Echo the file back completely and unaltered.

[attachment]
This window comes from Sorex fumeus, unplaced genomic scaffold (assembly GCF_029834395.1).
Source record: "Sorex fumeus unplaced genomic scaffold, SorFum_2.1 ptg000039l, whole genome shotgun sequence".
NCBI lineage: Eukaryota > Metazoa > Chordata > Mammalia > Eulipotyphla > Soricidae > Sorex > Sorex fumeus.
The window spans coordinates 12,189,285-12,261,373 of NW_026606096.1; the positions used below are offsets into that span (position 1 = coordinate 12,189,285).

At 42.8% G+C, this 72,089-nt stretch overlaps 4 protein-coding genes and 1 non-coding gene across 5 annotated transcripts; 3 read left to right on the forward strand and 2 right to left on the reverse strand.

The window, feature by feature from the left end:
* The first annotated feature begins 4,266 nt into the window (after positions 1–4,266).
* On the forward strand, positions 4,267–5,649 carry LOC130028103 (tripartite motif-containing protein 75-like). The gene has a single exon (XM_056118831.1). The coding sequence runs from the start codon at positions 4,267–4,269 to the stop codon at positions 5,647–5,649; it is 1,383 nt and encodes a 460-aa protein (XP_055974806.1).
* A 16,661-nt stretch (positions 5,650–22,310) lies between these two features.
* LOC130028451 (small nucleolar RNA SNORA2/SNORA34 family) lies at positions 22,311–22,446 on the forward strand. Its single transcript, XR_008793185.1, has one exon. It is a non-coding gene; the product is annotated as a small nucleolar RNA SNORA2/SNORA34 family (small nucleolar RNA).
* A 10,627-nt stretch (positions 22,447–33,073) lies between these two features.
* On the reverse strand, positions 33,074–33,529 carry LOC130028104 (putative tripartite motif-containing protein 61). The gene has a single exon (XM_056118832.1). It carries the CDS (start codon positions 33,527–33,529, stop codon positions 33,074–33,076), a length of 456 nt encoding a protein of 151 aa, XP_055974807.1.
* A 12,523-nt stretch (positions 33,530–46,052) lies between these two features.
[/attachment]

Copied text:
This window comes from Sorex fumeus, unplaced genomic scaffold (assembly GCF_029834395.1).
Source record: "Sorex fumeus unplaced genomic scaffold, SorFum_2.1 ptg000039l, whole genome shotgun sequence".
NCBI lineage: Eukaryota > Metazoa > Chordata > Mammalia > Eulipotyphla > Soricidae > Sorex > Sorex fumeus.
The window spans coordinates 12,189,285-12,261,373 of NW_026606096.1; the positions used below are offsets into that span (position 1 = coordinate 12,189,285).

At 42.8% G+C, this 72,089-nt stretch overlaps 4 protein-coding genes and 1 non-coding gene across 5 annotated transcripts; 3 read left to right on the forward strand and 2 right to left on the reverse strand.

The window, feature by feature from the left end:
* The first annotated feature begins 4,266 nt into the window (after positions 1–4,266).
* On the forward strand, positions 4,267–5,649 carry LOC130028103 (tripartite motif-containing protein 75-like). The gene has a single exon (XM_056118831.1). The coding sequence runs from the start codon at positions 4,267–4,269 to the stop codon at positions 5,647–5,649; it is 1,383 nt and encodes a 460-aa protein (XP_055974806.1).
* A 16,661-nt stretch (positions 5,650–22,310) lies between these two features.
* LOC130028451 (small nucleolar RNA SNORA2/SNORA34 family) lies at positions 22,311–22,446 on the forward strand. Its single transcript, XR_008793185.1, has one exon. It is a non-coding gene; the product is annotated as a small nucleolar RNA SNORA2/SNORA34 family (small nucleolar RNA).
* A 10,627-nt stretch (positions 22,447–33,073) lies between these two features.
* On the reverse strand, positions 33,074–33,529 carry LOC130028104 (putative tripartite motif-containing protein 61). The gene has a single exon (XM_056118832.1). It carries the CDS (start codon positions 33,527–33,529, stop codon positions 33,074–33,076), a length of 456 nt encoding a protein of 151 aa, XP_055974807.1.
* A 12,523-nt stretch (positions 33,530–46,052) lies between these two features.